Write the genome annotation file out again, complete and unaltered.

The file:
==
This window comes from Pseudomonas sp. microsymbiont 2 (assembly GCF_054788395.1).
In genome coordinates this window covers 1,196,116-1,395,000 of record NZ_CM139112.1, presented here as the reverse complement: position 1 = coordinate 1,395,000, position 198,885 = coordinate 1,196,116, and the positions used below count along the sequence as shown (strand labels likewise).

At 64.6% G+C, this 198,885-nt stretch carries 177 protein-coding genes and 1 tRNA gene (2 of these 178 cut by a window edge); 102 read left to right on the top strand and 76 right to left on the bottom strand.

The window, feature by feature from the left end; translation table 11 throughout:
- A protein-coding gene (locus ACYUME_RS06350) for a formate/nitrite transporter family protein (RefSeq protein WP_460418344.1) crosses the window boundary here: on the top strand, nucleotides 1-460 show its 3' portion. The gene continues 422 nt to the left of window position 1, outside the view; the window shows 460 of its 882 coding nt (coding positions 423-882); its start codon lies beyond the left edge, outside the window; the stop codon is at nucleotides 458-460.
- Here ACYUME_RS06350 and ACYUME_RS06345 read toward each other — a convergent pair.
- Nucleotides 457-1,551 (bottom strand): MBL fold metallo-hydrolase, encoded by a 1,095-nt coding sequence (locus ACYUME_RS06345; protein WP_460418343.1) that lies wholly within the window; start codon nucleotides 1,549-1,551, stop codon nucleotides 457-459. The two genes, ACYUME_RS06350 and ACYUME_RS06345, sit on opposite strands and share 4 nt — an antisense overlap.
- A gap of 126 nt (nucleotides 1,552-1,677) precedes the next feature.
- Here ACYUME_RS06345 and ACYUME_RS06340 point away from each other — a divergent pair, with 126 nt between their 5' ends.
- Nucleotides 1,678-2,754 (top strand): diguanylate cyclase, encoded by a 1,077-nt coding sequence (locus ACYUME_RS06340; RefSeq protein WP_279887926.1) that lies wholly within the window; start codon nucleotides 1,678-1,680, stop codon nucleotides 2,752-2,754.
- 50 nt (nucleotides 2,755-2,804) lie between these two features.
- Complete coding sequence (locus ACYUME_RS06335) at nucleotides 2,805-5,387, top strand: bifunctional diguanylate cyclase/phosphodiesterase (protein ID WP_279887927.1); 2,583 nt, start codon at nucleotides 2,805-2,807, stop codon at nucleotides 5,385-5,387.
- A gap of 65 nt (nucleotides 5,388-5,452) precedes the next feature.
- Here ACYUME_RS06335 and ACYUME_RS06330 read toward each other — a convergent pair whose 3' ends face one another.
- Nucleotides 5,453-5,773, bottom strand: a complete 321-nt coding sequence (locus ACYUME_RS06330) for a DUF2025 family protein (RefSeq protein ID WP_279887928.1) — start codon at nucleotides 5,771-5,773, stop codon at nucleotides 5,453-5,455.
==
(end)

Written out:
This window comes from Pseudomonas sp. microsymbiont 2 (assembly GCF_054788395.1).
In genome coordinates this window covers 1,196,116-1,395,000 of record NZ_CM139112.1, presented here as the reverse complement: position 1 = coordinate 1,395,000, position 198,885 = coordinate 1,196,116, and the positions used below count along the sequence as shown (strand labels likewise).

At 64.6% G+C, this 198,885-nt stretch carries 177 protein-coding genes and 1 tRNA gene (2 of these 178 cut by a window edge); 102 read left to right on the top strand and 76 right to left on the bottom strand.

The window, feature by feature from the left end; translation table 11 throughout:
- A protein-coding gene (locus ACYUME_RS06350) for a formate/nitrite transporter family protein (RefSeq protein WP_460418344.1) crosses the window boundary here: on the top strand, nucleotides 1-460 show its 3' portion. The gene continues 422 nt to the left of window position 1, outside the view; the window shows 460 of its 882 coding nt (coding positions 423-882); its start codon lies beyond the left edge, outside the window; the stop codon is at nucleotides 458-460.
- Here ACYUME_RS06350 and ACYUME_RS06345 read toward each other — a convergent pair.
- Nucleotides 457-1,551 (bottom strand): MBL fold metallo-hydrolase, encoded by a 1,095-nt coding sequence (locus ACYUME_RS06345; protein WP_460418343.1) that lies wholly within the window; start codon nucleotides 1,549-1,551, stop codon nucleotides 457-459. The two genes, ACYUME_RS06350 and ACYUME_RS06345, sit on opposite strands and share 4 nt — an antisense overlap.
- A gap of 126 nt (nucleotides 1,552-1,677) precedes the next feature.
- Here ACYUME_RS06345 and ACYUME_RS06340 point away from each other — a divergent pair, with 126 nt between their 5' ends.
- Nucleotides 1,678-2,754 (top strand): diguanylate cyclase, encoded by a 1,077-nt coding sequence (locus ACYUME_RS06340; RefSeq protein WP_279887926.1) that lies wholly within the window; start codon nucleotides 1,678-1,680, stop codon nucleotides 2,752-2,754.
- 50 nt (nucleotides 2,755-2,804) lie between these two features.
- Complete coding sequence (locus ACYUME_RS06335) at nucleotides 2,805-5,387, top strand: bifunctional diguanylate cyclase/phosphodiesterase (protein ID WP_279887927.1); 2,583 nt, start codon at nucleotides 2,805-2,807, stop codon at nucleotides 5,385-5,387.
- A gap of 65 nt (nucleotides 5,388-5,452) precedes the next feature.
- Here ACYUME_RS06335 and ACYUME_RS06330 read toward each other — a convergent pair whose 3' ends face one another.
- Nucleotides 5,453-5,773, bottom strand: a complete 321-nt coding sequence (locus ACYUME_RS06330) for a DUF2025 family protein (RefSeq protein ID WP_279887928.1) — start codon at nucleotides 5,771-5,773, stop codon at nucleotides 5,453-5,455.